Making Room

The other day, I was pretty annoyed with the family at large for not doing their share, or any share, really, of the housework. I’d spent the whole day working, and the whole lot of them were gone. Disappeared. Two of them cp-henry-play-blockshad an acceptable reason: they were at work! But the rest of them? Not so much. And they heard about it.  Later that evening, as we went about our Advent devotions, I suggested the song “People Look East”.  The older children got the message right away, but the younger ones were cheerfully oblivious.

Actually, I really like that song, don’t you?  It’s hopefully expectant.  We make time to prepare our hearts and our homes for the coming of our Lord, and why not?  I would tidy up the house for any other expected guest!  Maybe we shouldn’t go quite so far as Old Befana, who is so focused on cleaning that she misses the Lord entirely, but a little prudent cleaning, I think, will not go amiss.cp-tommy-play-living-room Our hearts are very much influenced by our environments. It’s a challenge to feel at peace when the home is cluttered and messy. It’s easier to be calm and recollected when one’s spaces are well-ordered and attractive.  At least, I think so.

It’s a constant battle for me to keep things neat, partly because I have a very large family, and partly because I have a bit of my father’s propensity to collect and save things.  I go through cycles of accumulating and purging, and my desk is almost always covered with books and papers and the detritus of my daily life.  If you want to know what’s going on with me, just glance at my desk! img_4945

This Advent, I’m looking for breathing room. I’m trying to work around the challenges and find space to be the me that doesn’t just spend her days taking care of an active family. There’s a me who loves to write, to photograph, to make art, useful and otherwise. There’s a me who makes home nice and enjoys it as a creative activity. There’s a me who reads and takes bubble baths, sometimes simultaneously. And there’s a me who has time to spend in quiet prayer with my Lord.  I’ve been missing this version of me.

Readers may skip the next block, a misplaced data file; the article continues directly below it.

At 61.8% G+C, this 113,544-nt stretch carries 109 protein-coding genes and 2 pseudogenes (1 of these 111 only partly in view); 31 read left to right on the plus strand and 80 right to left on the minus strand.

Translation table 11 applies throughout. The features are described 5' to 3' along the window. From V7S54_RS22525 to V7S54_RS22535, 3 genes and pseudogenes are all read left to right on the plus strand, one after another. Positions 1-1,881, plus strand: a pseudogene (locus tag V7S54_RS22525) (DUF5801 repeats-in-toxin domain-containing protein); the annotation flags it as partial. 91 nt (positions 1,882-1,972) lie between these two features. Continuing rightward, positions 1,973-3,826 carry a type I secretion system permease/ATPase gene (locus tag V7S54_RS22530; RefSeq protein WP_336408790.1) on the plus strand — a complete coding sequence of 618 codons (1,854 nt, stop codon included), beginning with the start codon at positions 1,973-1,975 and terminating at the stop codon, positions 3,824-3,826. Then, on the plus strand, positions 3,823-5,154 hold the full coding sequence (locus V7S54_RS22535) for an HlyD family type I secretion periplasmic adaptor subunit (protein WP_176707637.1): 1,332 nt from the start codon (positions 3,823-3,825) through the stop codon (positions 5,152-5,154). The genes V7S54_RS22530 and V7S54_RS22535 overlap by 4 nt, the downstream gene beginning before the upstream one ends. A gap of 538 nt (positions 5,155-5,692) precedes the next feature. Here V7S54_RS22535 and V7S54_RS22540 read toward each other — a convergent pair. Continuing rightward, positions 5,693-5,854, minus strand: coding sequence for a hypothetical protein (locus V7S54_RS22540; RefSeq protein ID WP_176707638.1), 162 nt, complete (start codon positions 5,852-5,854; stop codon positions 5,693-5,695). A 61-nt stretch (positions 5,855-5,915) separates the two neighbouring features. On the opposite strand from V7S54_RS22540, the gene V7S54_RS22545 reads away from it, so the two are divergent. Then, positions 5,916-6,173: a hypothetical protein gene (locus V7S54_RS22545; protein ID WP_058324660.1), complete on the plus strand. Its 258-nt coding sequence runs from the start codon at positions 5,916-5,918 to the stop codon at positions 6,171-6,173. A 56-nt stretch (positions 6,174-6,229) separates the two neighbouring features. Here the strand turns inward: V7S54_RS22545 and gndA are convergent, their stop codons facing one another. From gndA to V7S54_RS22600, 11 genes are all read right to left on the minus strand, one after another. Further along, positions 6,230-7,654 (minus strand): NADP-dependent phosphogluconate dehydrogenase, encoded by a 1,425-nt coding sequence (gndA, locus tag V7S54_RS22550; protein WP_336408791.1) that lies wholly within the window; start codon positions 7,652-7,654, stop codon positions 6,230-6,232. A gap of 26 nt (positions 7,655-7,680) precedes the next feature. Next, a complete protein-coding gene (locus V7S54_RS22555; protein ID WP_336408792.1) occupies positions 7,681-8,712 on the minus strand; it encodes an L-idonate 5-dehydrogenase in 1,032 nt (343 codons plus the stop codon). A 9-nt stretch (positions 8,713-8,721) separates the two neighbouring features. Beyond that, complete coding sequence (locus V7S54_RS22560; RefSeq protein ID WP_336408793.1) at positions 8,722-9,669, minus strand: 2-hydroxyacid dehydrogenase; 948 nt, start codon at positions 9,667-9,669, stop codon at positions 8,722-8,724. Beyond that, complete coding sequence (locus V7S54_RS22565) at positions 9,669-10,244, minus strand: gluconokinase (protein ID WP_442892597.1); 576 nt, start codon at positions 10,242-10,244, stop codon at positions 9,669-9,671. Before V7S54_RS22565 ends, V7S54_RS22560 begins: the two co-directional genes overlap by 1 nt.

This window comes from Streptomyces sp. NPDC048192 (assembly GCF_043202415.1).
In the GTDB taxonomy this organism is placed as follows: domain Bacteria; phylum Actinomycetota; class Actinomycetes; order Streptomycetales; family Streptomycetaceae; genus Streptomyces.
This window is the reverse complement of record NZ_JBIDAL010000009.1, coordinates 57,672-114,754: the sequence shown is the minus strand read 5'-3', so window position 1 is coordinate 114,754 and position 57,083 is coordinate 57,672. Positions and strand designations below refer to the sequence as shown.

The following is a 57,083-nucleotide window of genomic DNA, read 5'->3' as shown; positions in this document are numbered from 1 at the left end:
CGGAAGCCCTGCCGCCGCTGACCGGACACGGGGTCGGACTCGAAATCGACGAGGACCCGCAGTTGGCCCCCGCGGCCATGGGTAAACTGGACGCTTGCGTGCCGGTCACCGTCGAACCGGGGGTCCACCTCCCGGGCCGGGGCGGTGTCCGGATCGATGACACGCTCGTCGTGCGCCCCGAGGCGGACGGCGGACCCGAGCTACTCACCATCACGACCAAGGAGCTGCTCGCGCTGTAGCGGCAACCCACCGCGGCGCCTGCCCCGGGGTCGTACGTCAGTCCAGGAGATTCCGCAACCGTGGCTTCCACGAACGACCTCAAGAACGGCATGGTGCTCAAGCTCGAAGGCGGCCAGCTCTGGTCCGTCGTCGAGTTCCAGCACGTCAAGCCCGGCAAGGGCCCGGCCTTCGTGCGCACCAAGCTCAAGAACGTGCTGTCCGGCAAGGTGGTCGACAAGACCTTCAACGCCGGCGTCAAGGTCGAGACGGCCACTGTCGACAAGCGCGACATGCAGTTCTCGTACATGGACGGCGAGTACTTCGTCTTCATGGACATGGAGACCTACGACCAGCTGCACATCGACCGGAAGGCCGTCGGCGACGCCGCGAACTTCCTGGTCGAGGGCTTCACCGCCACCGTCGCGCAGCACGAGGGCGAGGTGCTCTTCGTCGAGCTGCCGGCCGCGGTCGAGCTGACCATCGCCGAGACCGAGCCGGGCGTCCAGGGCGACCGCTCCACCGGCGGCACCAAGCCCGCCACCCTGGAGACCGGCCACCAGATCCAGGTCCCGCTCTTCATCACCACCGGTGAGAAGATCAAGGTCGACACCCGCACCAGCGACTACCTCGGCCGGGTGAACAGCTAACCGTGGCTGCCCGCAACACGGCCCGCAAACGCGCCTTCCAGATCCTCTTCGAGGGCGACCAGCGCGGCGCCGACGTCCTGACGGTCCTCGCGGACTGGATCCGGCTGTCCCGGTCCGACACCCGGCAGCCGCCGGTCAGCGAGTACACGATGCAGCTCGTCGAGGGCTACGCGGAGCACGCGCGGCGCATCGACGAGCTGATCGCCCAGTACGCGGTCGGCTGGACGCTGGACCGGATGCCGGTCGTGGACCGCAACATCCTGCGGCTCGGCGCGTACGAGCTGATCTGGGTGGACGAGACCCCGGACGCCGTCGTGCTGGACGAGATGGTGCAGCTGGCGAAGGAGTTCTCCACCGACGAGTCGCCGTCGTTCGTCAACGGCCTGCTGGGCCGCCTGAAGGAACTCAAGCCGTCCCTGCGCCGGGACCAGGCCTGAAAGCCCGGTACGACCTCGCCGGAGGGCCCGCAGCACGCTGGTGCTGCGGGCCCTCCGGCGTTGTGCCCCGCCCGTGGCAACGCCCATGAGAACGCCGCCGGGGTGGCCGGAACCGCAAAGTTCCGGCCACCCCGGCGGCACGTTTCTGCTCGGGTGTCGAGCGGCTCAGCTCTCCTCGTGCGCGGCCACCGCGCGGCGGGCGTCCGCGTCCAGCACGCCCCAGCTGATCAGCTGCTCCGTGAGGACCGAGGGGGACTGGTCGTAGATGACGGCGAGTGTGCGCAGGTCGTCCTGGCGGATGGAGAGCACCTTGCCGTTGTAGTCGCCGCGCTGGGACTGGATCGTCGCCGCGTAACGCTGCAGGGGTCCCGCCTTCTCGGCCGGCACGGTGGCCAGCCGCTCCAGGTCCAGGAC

Today, my desk is tidy and stocked with art supplies. My camera battery is charged. The main areas of the house are actually pretty neat.  There’s room to think and create and be.  And this is just where I want to be.  Today and always.

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{p,h,f,r} The Tidy Desk Edition

phfr desk areaThis is my desk. We picked it up at a yard sale a few years ago for $60. It came out of a local government office building, and while it’s quite unattractive, it is extremely sturdy. I have plans of maybe someday painting it, but that will require emptying it and not using it for several days while primer and paint cure, and, well, it’s just not that high on my list of priorities, you know?  I got the chair at a yard sale, too.

It looks really neat right now, doesn’t it? Like maybe I cleaned it nicely just for this shoot? I sort of did. I had a couple of papers to put in my filing drawer, a bill to mail, and Evie left a board book on the corner, but that was it. My desk hasn’t needed more than a five minute tidy since mid-December, when I spent an entire morning on its last deep clean.

This is an achievement of unparalleled greatness for me! Until lately, it was just assumed that Jennie’s desk is a mess. It always is! I have so much going on, so many interests, so many things to manage, that there were always piles of papers and books covering every inch of the surface. What changed all that for me?

These two drawers:

drawers that make it happenI used to just toss stuff in them that I wasn’t using and didn’t know what to do with. Odd office supplies. Random papers. Craft projects in progress. And then, one day, I realized, “Half of my desk storage space is held hostage by things I don’t even need here!” So I tossed them or moved them. Every single thing. Now, the top drawer is my “money drawer”, where I stow bills, cash for the kids’ allowances, the checkbook, the credit card we use for internet purchases, and other monies that come in from our farm business. I also keep stamps and address labels here.

The second drawer houses my art supplies, since I decided to make creativity a focus for myself this year. There are sketch books and watercolor papers, paints and drawing pencils, and some note cards in the back for mailing to friends.

There is a third drawer on this side of this desk. I keep things like packing tape, the three hole punch, my label maker, and a small photo printer in it. On the right, there is a small drawer for tape, scissors, hole punches, and the like, and a larger filing drawer.